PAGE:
Blogpost # 895     ABRIDGED TOO FAR*

History might, permissibly, be defined as the study of change over time. It covers all aspects of human society, political, social, economic, scientific, technological, medical, cultural, intellectual, religious and military. The study of history, inarguably, is an intellectual discipline that aspires to construe a rational understanding of the past. It seems reasonable to presume that no historian can be 100% objective, and that reputable, historians try to recognize their own biases and beliefs and seek thereby to understand the subject of their study, in the context of how and why people of the relevant era, thought and believed. It is our view, that the historian accrues the moral and professional duties of objectivity and inclusivity of the myriad phenomena of his relevant period of interest.

Initially, and briefly stated, we give short shrift to the status, and utility of “partial,” or, subjectively, selected or abridged, history, and, accordingly, view the outspoken, opponents to the academic instruction of “Critical Race Theory,” as deceitful and tactically, political and duplicitous.

It is empirically, undeniable, that for the period of American History, 1776 to 1865, the law  (and establishment) recognized and enforced the determination of the status of the kidnapped and enslaved African, as a “human chattel” ( N.B., Matter of Dred Scott, SCOTUS)). The advent of the Eli Whitney “Cotton Gin” (Cotton Engine), exponentially, increased the commercial demand for plantation slave labor. History records that, following the Civil War (itself, principally, motivated by the issue of slavery) and Lincoln’s “Emancipation Proclamation,” the Thirteen Amendment was inserted into the Constitution, outlawing that base and immoral status. The painful recitation of such facts, regarding the Nation’s sordid blemish, of black enslavement is consummately, and uncomfortably, undeniable.

The insidious and tragic problem, as we would choose to describe it, is that, apparently, the centuries of hapless and unjust, cultural institutionalization of the status of the enslaved black person (now, legally and appropriately, an American citizen), seems to, immorally, illegally, and chronically, persist, among many atavistic and bigoted, anti-democratic, Americans. National efforts by government and mainstream, right-thinking citizens, to date, have resulted, disappointingly, in incomplete success in the Nation’s traditionally, represented, aspiration to, universal equality.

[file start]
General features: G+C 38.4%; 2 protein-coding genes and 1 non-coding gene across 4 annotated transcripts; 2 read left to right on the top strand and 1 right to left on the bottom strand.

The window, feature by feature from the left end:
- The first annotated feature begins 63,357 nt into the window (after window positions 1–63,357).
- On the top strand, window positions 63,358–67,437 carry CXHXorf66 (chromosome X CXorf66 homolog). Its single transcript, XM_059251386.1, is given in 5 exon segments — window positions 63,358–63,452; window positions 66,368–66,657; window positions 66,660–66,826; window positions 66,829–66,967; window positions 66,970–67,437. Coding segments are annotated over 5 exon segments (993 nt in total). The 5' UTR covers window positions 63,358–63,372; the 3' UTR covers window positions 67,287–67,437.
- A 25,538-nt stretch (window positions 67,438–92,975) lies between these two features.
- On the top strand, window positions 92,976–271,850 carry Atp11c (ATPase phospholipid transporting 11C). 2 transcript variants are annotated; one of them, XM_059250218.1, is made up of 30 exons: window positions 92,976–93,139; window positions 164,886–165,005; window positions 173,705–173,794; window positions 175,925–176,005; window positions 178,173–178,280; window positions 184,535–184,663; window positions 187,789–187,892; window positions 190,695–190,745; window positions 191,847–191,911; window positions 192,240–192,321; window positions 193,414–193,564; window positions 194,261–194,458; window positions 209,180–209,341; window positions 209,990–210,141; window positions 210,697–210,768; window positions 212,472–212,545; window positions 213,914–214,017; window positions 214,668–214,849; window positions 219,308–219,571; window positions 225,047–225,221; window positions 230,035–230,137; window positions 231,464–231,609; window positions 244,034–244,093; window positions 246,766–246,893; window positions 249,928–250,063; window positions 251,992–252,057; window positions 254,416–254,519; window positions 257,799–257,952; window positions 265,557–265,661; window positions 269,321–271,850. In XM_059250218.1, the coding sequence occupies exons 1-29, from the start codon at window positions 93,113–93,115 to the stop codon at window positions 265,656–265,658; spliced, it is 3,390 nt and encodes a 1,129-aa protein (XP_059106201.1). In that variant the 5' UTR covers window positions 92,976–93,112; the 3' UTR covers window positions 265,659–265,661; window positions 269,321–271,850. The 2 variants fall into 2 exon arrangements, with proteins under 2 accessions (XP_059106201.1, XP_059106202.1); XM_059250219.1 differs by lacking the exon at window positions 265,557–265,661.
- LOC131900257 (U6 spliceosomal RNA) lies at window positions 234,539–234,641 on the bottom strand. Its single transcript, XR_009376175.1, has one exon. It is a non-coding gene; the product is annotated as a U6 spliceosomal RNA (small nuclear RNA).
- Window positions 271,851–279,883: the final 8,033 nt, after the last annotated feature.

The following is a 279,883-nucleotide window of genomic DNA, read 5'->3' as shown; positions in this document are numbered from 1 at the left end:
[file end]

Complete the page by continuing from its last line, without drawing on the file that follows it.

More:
It is, predictably, within the large horde of right-wing, MAGA, conservative individuals that one finds the proponents of an arbitrary, major abridgment in the teaching of history so that subject matter, often referred to as “Critical Race Theory,” is eliminated, from the academic syllabus.  As declared, above, any subjectively, edited or selected accounts of history are misleading and entirely, useless. It is notable, that such major, abridgment, or omission of the Nation’s empirical history, appears to be ardently, sought by many individuals who seem to be election deniers, supporters of voting restrictions, opponents of liberal immigration and supporters of censorship and book banning.

“Critical Race Theory,” in its simplest description, is founded in the idea that racism is not merely the product of individual race bias, or “prejudice,” but rather, is a matter that is embedded in legal systems and policies. It is a retrospective, analysis of how racism has helped shaped public policy. The current opposition from its critics appears to emerge from an alleged fear, that white students will be exposed to damaging or self-demoralizing ideas.

Such alleged fears are obviously, specious and tactically false. What modern-day student is oblivious to the Civil War, to the media reports of the daily efforts of the Civil Rights Movement, to America’s past history of black enslavement, to the “Trail of Tears” and the Viet Nam War.

From responsible considerations of academic honesty to that of the pragmatism, mandated in our efforts toward progress toward universal equality, we need to recognize the totality of the American historical experience, inclusive of all that has, happened in this Nation, so that we can continue to create differential outcomes, where relevant, and become the Nation we say we are.

* Apologies regarding the title, to Cornelius Ryan, author of the 1976 Novel, “A Bridge Too Far”


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Retired from the practice of law'; former Editor in Chief of Law Review; Phi Beta Kappa; Poet. Essayist Literature Student and enthusiast.

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